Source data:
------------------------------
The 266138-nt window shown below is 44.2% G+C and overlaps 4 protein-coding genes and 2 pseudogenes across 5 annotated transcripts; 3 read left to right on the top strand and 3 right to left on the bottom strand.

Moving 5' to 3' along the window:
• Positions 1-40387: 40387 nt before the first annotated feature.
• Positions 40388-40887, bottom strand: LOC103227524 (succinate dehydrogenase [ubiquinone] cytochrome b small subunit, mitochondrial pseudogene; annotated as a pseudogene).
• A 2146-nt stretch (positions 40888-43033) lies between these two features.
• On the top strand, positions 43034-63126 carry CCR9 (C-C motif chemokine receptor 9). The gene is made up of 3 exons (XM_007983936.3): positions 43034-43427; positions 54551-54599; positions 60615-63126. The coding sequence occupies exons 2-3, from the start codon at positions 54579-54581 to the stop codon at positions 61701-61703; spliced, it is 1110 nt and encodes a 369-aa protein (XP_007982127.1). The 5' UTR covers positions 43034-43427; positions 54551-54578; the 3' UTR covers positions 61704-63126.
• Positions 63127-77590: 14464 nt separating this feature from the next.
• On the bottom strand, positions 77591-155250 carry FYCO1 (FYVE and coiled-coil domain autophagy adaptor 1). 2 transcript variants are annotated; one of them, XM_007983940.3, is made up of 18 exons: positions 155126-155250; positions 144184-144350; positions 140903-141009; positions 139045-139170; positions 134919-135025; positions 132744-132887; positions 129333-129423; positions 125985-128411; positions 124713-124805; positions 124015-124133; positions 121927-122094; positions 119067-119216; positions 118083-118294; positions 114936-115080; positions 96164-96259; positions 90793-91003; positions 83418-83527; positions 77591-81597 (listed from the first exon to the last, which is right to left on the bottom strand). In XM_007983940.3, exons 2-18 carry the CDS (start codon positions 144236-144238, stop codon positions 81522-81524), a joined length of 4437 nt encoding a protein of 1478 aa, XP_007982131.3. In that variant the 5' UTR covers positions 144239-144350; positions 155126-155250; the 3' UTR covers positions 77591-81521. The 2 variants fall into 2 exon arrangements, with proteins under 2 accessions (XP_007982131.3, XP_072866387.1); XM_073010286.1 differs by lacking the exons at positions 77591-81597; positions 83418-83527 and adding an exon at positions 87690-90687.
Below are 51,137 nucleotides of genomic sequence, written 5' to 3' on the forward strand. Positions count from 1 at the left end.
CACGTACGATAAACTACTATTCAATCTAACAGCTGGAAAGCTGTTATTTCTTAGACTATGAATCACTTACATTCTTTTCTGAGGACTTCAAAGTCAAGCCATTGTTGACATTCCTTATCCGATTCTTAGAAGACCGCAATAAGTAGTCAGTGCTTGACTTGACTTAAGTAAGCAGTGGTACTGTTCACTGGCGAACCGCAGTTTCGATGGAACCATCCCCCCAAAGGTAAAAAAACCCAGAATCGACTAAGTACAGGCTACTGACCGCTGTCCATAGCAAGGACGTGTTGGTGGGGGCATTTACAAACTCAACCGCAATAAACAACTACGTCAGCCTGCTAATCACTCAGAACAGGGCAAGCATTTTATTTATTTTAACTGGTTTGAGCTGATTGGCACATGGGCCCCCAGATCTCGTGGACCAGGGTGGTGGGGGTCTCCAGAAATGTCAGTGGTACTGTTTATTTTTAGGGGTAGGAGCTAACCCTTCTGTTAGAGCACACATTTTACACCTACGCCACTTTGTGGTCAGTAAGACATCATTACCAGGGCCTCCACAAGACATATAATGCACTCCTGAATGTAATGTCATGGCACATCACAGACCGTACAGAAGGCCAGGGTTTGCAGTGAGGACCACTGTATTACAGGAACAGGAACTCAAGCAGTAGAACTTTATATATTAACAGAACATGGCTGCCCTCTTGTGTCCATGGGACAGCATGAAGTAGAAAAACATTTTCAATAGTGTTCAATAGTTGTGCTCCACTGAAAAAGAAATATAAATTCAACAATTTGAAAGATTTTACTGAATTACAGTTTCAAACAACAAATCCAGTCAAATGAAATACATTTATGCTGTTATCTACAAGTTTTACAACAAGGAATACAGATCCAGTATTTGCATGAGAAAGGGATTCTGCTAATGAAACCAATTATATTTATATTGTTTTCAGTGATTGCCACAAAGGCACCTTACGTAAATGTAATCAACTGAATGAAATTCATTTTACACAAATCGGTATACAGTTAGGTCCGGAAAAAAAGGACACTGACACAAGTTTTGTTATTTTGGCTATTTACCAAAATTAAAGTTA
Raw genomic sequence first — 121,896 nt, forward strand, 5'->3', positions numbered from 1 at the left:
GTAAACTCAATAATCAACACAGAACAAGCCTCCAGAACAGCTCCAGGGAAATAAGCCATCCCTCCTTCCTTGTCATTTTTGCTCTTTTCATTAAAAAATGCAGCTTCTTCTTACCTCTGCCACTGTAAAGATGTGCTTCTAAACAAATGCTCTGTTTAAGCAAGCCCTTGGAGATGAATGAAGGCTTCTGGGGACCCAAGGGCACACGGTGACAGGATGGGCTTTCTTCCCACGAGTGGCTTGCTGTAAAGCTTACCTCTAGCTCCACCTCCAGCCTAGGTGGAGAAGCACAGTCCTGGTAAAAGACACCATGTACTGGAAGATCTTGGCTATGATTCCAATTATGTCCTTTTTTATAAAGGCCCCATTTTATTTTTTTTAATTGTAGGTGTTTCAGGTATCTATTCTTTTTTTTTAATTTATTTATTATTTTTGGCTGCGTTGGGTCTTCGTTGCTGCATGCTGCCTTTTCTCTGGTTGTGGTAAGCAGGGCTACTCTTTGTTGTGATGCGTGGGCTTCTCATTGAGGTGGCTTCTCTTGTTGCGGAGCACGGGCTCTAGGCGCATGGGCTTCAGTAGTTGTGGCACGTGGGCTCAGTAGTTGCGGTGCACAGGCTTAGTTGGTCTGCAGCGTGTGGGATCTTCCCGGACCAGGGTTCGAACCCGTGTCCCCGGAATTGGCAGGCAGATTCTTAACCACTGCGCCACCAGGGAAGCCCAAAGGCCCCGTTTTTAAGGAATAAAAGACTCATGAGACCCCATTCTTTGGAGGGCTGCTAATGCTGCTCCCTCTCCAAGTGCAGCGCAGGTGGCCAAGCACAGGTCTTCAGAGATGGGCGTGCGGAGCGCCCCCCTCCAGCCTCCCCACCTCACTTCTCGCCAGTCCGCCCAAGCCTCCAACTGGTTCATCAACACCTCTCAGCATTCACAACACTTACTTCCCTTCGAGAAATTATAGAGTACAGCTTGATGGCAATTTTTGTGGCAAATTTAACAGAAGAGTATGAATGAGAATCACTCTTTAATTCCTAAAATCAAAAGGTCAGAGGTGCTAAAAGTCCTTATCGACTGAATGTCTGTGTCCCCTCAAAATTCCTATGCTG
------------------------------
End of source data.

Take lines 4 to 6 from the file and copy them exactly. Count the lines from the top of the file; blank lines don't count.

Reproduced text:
• Positions 40388-40887, bottom strand: LOC103227524 (succinate dehydrogenase [ubiquinone] cytochrome b small subunit, mitochondrial pseudogene; annotated as a pseudogene).
• A 2146-nt stretch (positions 40888-43033) lies between these two features.
• On the top strand, positions 43034-63126 carry CCR9 (C-C motif chemokine receptor 9). The gene is made up of 3 exons (XM_007983936.3): positions 43034-43427; positions 54551-54599; positions 60615-63126. The coding sequence occupies exons 2-3, from the start codon at positions 54579-54581 to the stop codon at positions 61701-61703; spliced, it is 1110 nt and encodes a 369-aa protein (XP_007982127.1). The 5' UTR covers positions 43034-43427; positions 54551-54578; the 3' UTR covers positions 61704-63126.